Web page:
Sentia’s Azure Landing Zone allows us to deploy and operate Azure environments via Infrastructure-as-Code (IaC) to ensure a manageable cloud. We caught a glimpse of the service in Sentia’s building blocks for a manageable cloud blog post. In this article we will give a more complete picture of the service without going into the technical details of it. We will also check out how Sentia’s Azure Landing Zone stands out compared to other landing zones so you can understand the difference.
Sentia’s Azure Landing Zone Concept
When we started building Sentia’s Azure Landing Zone (LZ) (about 4 years ago) we decided to see what management problems customers have. After all, as a Managed Service Provider (MSP), management is a foundational part of Sentia. We saw a lot of usage of legacy methods and tools even when customers migrated to the cloud. This kind of approach of course led to one or more of the following problems, some of which could be classified as a violation of privacy law or a breach of security:
- Resources sprawl
- Un-optimized cost
- Un-optimized cloud efficiency
- Redundant usage of resources
- Resources that do not comply with company policies
- Resources that do not comply with other regulations and policies the company is obligated to follow
- Service failures due to poorly architected services and solutions
- Shadow IT
- Failure in show-back and charge-back in resource usage
- Unsecured resources
- Un-monitored resources
- Lack of cloud knowledge
- Lack of cloud design patterns
- Failure in automation
These are only some of the problems, there are many more. Looking at these problems we wanted to build a service that provides a complete lifecycle for deploying and maintaining Azure resources. To address that challenge we took inspiration from Microsoft Docs article What are the Azure Management areas?. That article helped us pinpoint the areas that we needed to cover with Sentia’s Azure Landing Zone.
The article helped us define some main principals we want to honor with our landing zone:
- We should use templates as a main way to deploy Azure services. That way, we can achieve easily idempotency.
- We should use building blocks to deploy one more Azure service/feature. For example one building block will deploy Azure Web App and another building block will deploy Azure SQL Database.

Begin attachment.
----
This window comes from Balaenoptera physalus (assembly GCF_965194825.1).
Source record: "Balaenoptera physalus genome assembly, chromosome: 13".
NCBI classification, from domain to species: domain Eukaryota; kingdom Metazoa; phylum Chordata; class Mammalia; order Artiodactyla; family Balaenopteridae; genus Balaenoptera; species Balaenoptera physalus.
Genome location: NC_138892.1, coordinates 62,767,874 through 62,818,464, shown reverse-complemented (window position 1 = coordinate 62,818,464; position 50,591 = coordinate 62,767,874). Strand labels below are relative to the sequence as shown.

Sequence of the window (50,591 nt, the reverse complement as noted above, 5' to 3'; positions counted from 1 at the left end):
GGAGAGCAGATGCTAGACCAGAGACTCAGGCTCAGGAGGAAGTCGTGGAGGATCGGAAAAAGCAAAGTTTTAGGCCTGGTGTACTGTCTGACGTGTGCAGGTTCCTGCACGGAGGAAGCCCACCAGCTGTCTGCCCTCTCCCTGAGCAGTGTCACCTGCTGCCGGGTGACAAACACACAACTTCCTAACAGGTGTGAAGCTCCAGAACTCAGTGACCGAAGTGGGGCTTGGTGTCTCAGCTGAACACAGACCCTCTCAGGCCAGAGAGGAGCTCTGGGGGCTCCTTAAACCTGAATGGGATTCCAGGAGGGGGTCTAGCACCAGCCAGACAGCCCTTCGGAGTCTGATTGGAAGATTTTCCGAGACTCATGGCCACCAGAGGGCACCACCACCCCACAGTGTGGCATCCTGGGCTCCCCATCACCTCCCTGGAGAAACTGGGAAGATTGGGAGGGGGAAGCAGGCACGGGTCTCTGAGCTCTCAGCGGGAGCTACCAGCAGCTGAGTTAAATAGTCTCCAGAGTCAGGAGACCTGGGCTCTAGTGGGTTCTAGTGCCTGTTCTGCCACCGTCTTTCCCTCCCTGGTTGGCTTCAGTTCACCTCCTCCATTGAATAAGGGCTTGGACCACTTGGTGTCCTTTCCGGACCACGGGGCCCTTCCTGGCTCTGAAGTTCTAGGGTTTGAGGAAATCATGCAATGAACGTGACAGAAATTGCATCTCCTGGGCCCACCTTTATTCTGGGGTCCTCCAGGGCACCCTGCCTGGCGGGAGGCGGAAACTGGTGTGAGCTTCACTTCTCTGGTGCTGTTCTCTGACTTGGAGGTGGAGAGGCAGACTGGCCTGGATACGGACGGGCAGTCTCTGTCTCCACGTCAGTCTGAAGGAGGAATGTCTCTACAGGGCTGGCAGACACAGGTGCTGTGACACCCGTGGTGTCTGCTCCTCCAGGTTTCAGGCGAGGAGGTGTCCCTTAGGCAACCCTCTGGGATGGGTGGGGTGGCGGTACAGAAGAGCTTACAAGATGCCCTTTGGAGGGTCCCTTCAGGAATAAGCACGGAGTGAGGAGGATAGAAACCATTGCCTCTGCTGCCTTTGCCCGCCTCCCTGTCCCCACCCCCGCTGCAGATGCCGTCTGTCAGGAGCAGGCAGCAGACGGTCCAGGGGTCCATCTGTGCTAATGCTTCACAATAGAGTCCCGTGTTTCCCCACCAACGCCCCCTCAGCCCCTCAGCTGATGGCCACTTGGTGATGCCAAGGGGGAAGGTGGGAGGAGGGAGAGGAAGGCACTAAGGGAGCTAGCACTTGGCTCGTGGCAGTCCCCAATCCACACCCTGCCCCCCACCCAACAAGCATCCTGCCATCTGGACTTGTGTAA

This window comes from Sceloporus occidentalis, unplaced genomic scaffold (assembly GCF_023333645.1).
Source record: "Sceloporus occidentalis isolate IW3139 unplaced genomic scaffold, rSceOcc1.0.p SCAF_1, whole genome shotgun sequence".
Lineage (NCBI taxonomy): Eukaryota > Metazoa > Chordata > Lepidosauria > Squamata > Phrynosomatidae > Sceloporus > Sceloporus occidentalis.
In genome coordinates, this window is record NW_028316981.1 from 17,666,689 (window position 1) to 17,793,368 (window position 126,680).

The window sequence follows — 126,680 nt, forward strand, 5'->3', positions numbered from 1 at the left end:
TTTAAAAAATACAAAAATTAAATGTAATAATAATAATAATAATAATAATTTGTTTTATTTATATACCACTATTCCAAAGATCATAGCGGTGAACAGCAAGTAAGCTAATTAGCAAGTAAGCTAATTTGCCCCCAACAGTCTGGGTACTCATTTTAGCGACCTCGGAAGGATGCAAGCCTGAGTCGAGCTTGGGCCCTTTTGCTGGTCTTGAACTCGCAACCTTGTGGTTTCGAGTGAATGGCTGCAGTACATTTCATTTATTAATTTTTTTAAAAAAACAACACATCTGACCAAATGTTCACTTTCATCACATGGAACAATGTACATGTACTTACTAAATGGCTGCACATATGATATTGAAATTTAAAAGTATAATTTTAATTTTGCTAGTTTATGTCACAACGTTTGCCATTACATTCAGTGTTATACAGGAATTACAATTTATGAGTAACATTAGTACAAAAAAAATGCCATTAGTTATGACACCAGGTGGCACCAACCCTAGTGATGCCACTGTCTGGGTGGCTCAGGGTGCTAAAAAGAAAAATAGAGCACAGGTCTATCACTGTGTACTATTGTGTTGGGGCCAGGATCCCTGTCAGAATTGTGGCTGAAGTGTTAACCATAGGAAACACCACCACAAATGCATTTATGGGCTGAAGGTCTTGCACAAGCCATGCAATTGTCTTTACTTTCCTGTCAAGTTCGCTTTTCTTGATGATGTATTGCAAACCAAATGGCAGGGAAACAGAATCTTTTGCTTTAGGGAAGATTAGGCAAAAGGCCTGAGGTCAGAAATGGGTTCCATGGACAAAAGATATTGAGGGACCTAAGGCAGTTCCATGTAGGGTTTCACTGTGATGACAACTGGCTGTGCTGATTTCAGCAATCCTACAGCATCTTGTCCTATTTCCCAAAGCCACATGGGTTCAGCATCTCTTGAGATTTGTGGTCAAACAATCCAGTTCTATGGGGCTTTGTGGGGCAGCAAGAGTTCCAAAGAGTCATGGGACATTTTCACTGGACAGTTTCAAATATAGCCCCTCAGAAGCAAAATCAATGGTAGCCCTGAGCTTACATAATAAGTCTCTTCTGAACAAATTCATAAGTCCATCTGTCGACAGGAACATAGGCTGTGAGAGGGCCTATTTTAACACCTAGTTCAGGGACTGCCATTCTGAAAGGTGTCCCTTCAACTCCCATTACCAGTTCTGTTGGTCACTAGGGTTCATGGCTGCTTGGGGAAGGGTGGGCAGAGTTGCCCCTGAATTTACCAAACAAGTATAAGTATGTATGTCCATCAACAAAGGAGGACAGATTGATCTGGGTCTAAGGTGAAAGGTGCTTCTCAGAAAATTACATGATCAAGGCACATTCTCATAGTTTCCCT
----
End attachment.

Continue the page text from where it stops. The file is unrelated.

- These building blocks will be called Landing Zone Solutions.
- The building blocks will be stored in Git repositories and will thus have versions.
- The solutions should be generalized as much as possible so they can fit into different architectures and designs. They should be able to serve any customer.
- The solutions will be scalable.
- The solutions should be deployed via CI/CD.
- The solutions will cover both green- and brownfield scenarios.
- For rare cases where we cannot use templates we can use PowerShell to automate.
NOTE: We initially started with ARM Templates but managed to fully move to the more concise and easier to read Bicep.
Microsoft’s Azure Landing Zone
Microsoft also has an Azure Landing Zone which is part of the Microsoft Cloud Adoption Framework for Azure. The framework provides guidance and best practices for a full lifecycle of Azure adoption and management.
To learn more about the concept of a Landing Zone, I suggest to read What is an Azure landing zone? and related documents after which you will probably ask yourself: “What is the difference between Microsoft’s Azure Landing Zone and Sentia’s Azure Landing Zone?”
How Sentia’s Azure Landing Zone differs
When you look at Microsoft’s Azure Landing Zone you will notice a lot of similarities with Sentia’s Azure Landing Zone. That is because both are based on the same concepts. It is important to say that Sentia’s Azure Landing Zone perfectly aligns with the Cloud Adoption Framework. In fact those concepts are not even Azure specific and applicable to cloud and non-cloud environments.